36 (+1)29 August 2018 (2018-08-29)3 October 2018 (2018-10-03)
25 December 2018 (special)

Cast[edit]

Guest stars[edit]

Music[edit]

The theme music is a 17th-century English country dance tune called "Jamaica".[19] This was first published in the 1670 4th Edition of John Playford's The Dancing Master, after Shakespeare's death.

Reception[edit]

Upstart Crow was positively received by critics.[20][21] The acting by David Mitchell and supporting cast including Harry Enfield, Liza Tarbuck and Mark Heap has also received praise.

See also[edit]

References[edit]

  1. ^ "Upstart Crow". Retrieved 28 April 2016.
  2. ^ "David Mitchell to play Shakespeare in new BBC sitcom". RadioTimes. Retrieved 8 May 2016.
  3. ^ "BBC - David Mitchell to star as Shakespeare in new BBC Two sitcom by Ben Elton - Media Centre".
  4. ^ Guide, British Comedy. "Upstart Crow Series 2, Episode 1 - The Green-Eyed Monster - British Comedy Guide". British Comedy Guide. Retrieved 26 September 2017.
  5. ^ "Upstart Crow will return for a second series plus a Christmas special in May 2017". Radio Times. 13 June 2016. Retrieved 31 August 2016.
  6. ^ Guide, British Comedy (16 October 2017). "Upstart Crow gets Series 3".
  7. ^ "BBC - Upstart Crow is set to return for a third series - Media Centre". www.bbc.co.uk.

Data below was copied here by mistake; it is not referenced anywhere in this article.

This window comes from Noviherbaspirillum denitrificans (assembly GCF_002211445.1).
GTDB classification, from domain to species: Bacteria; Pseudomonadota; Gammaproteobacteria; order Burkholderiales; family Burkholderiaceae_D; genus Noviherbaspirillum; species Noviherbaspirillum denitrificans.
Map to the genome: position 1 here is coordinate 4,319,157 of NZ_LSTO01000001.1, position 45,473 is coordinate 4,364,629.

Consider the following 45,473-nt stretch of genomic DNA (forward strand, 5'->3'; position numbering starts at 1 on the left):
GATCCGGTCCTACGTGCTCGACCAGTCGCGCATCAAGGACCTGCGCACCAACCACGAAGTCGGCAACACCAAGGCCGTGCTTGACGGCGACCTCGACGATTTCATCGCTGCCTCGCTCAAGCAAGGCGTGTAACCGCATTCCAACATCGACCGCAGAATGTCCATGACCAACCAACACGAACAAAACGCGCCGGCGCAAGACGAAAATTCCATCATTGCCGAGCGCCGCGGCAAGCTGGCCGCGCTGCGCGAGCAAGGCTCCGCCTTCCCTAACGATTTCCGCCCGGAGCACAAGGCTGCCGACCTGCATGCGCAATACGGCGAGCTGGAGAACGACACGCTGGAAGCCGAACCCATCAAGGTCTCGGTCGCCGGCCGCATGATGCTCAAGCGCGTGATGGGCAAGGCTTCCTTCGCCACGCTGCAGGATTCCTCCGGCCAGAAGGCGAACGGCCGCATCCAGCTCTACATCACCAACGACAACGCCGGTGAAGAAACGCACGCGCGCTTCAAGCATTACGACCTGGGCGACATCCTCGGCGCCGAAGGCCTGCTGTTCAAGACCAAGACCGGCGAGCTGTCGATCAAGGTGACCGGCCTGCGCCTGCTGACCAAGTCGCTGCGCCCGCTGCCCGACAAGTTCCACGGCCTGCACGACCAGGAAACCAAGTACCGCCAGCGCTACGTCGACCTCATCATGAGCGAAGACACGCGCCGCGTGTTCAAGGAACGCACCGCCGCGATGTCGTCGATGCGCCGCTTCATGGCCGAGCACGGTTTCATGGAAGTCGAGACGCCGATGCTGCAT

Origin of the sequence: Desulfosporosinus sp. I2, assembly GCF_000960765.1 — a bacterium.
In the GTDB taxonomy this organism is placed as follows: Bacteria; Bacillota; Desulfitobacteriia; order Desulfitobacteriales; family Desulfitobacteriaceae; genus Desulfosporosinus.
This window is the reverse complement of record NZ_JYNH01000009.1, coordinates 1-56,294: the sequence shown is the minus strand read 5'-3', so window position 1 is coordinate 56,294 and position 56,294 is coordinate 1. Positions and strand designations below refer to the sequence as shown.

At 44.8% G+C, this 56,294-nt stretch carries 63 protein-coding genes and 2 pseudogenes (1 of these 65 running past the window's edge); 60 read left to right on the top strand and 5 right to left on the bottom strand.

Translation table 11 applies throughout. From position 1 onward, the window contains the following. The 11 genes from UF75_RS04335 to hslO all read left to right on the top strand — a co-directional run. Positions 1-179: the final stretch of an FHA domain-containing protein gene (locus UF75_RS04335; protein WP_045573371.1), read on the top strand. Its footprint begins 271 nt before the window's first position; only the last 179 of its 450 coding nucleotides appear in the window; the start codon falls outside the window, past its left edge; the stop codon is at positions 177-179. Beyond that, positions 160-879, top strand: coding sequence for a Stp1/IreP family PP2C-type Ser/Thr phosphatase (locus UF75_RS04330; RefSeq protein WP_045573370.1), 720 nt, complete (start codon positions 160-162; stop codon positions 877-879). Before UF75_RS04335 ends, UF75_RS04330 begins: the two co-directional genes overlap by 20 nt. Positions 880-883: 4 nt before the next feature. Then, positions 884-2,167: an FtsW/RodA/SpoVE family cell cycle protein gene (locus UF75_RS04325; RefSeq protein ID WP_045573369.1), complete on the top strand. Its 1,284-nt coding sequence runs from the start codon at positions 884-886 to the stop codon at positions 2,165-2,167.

8. ^ Dustagheer, Sarah. "Upstart Crow: Shakespeare sitcom is really quite educational". Retrieved 31 August 2018.
  9. ^ Dugdale, John (28 October 2016). "How close were Marlowe and Shakespeare?". Retrieved 26 September 2017 – via www.theguardian.com.
  10. ^ Dessau, Bruce (26 May 2016). "TV Review: Upstart Crow, BBC2, Episode 3 – The Apparel Proclaims The Man". Beyond The Joke. Retrieved 3 February 2019.
  11. ^ Dugdale, John (28 October 2016). "How close were Marlowe and Shakespeare?". The Guardian. Retrieved 21 February 2018.
  12. ^ Elton, Ben (18 October 2018). "Upstart Crow". Random House – via Google Books.
  13. ^ Raeside, Julia (10 May 2016). "Upstart Crow review: Ben Elton finds the comedy in Shakespeare's history". The Guardian. Retrieved 3 February 2019.
  14. ^ Cowell, Rob (2 May 2018). "New Ben Elton comedy about Shakespeare takes a pop at… Ricky Gervais". Radio Times.
  15. ^ Alberge, Dalya (27 August 2012). "New evidence supports claim that William Shakespeare's 'Dark Lady' may have been a Clerkenwell prostitute". The Independent. Retrieved 3 February 2019.
  16. ^ "BBC - Emma Thompson to join the cast of Upstart Crow - Media Centre". www.bbc.co.uk. Retrieved 26 September 2017.
  17. ^ Low, Valentine (11 September 2018). "Mark Rylance ridiculed by upstarts over comedy of errors" – via www.thetimes.co.uk.
  18. ^ Moore, William (12 September 2018). "Much ado about Shakespeare's plays, but Ben Elton has the last laugh". Evening Standard. Retrieved 3 February 2019.
  19. ^ "Upstart Crow (TV Series 2016– )" – via www.imdb.com.
  20. ^ Raeside, Julia (10 May 2016). "Upstart Crow review: Ben Elton finds the comedy in Shakespeare's history". the Guardian. Retrieved 21 February 2018.
  21. ^ "Upstart Crow's David Mitchell on Shakespeare, Peep Show and jokes". 6 September 2017. Retrieved 21 February 2018.

External links[edit]